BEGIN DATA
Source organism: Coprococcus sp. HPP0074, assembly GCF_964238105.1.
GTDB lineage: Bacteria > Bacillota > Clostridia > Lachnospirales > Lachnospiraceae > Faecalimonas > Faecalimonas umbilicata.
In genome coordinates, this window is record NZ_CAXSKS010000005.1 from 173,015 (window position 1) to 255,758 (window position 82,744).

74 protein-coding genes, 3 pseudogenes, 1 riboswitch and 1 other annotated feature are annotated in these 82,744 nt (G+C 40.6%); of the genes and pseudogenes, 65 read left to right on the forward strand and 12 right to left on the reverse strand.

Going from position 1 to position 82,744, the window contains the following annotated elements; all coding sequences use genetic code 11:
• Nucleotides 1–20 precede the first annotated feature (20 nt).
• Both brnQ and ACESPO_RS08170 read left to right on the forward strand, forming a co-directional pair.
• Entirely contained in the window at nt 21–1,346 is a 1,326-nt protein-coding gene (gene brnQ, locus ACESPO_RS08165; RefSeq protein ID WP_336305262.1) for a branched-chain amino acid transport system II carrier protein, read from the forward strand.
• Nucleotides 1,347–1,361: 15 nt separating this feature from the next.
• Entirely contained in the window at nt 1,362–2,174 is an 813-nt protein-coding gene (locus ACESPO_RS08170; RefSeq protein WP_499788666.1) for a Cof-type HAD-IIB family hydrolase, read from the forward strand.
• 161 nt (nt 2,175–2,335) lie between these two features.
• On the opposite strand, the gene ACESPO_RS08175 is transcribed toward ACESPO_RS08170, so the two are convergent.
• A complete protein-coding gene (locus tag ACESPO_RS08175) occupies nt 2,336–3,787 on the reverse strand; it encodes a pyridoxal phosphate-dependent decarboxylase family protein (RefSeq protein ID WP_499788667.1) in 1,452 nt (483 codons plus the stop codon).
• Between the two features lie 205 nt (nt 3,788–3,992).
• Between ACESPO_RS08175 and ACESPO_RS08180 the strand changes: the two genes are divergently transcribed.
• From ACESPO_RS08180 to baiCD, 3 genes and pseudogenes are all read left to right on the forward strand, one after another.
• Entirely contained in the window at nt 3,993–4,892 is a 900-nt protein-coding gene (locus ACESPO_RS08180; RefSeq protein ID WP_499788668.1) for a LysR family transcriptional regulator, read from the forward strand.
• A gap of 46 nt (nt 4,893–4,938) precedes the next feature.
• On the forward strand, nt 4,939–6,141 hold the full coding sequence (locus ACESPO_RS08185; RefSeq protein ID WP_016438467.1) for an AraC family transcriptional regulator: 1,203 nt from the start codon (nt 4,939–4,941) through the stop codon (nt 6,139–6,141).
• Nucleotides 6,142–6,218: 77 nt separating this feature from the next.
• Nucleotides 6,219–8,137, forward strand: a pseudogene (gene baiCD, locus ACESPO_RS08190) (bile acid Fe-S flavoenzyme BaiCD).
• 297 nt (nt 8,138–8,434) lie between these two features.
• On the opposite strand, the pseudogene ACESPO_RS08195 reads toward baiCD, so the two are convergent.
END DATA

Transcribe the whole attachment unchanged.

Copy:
Source organism: Coprococcus sp. HPP0074, assembly GCF_964238105.1.
GTDB lineage: Bacteria > Bacillota > Clostridia > Lachnospirales > Lachnospiraceae > Faecalimonas > Faecalimonas umbilicata.
In genome coordinates, this window is record NZ_CAXSKS010000005.1 from 173,015 (window position 1) to 255,758 (window position 82,744).

74 protein-coding genes, 3 pseudogenes, 1 riboswitch and 1 other annotated feature are annotated in these 82,744 nt (G+C 40.6%); of the genes and pseudogenes, 65 read left to right on the forward strand and 12 right to left on the reverse strand.

Going from position 1 to position 82,744, the window contains the following annotated elements; all coding sequences use genetic code 11:
• Nucleotides 1–20 precede the first annotated feature (20 nt).
• Both brnQ and ACESPO_RS08170 read left to right on the forward strand, forming a co-directional pair.
• Entirely contained in the window at nt 21–1,346 is a 1,326-nt protein-coding gene (gene brnQ, locus ACESPO_RS08165; RefSeq protein ID WP_336305262.1) for a branched-chain amino acid transport system II carrier protein, read from the forward strand.
• Nucleotides 1,347–1,361: 15 nt separating this feature from the next.
• Entirely contained in the window at nt 1,362–2,174 is an 813-nt protein-coding gene (locus ACESPO_RS08170; RefSeq protein WP_499788666.1) for a Cof-type HAD-IIB family hydrolase, read from the forward strand.
• 161 nt (nt 2,175–2,335) lie between these two features.
• On the opposite strand, the gene ACESPO_RS08175 is transcribed toward ACESPO_RS08170, so the two are convergent.
• A complete protein-coding gene (locus tag ACESPO_RS08175) occupies nt 2,336–3,787 on the reverse strand; it encodes a pyridoxal phosphate-dependent decarboxylase family protein (RefSeq protein ID WP_499788667.1) in 1,452 nt (483 codons plus the stop codon).
• Between the two features lie 205 nt (nt 3,788–3,992).
• Between ACESPO_RS08175 and ACESPO_RS08180 the strand changes: the two genes are divergently transcribed.
• From ACESPO_RS08180 to baiCD, 3 genes and pseudogenes are all read left to right on the forward strand, one after another.
• Entirely contained in the window at nt 3,993–4,892 is a 900-nt protein-coding gene (locus ACESPO_RS08180; RefSeq protein ID WP_499788668.1) for a LysR family transcriptional regulator, read from the forward strand.
• A gap of 46 nt (nt 4,893–4,938) precedes the next feature.
• On the forward strand, nt 4,939–6,141 hold the full coding sequence (locus ACESPO_RS08185; RefSeq protein ID WP_016438467.1) for an AraC family transcriptional regulator: 1,203 nt from the start codon (nt 4,939–4,941) through the stop codon (nt 6,139–6,141).
• Nucleotides 6,142–6,218: 77 nt separating this feature from the next.
• Nucleotides 6,219–8,137, forward strand: a pseudogene (gene baiCD, locus ACESPO_RS08190) (bile acid Fe-S flavoenzyme BaiCD).
• 297 nt (nt 8,138–8,434) lie between these two features.
• On the opposite strand, the pseudogene ACESPO_RS08195 reads toward baiCD, so the two are convergent.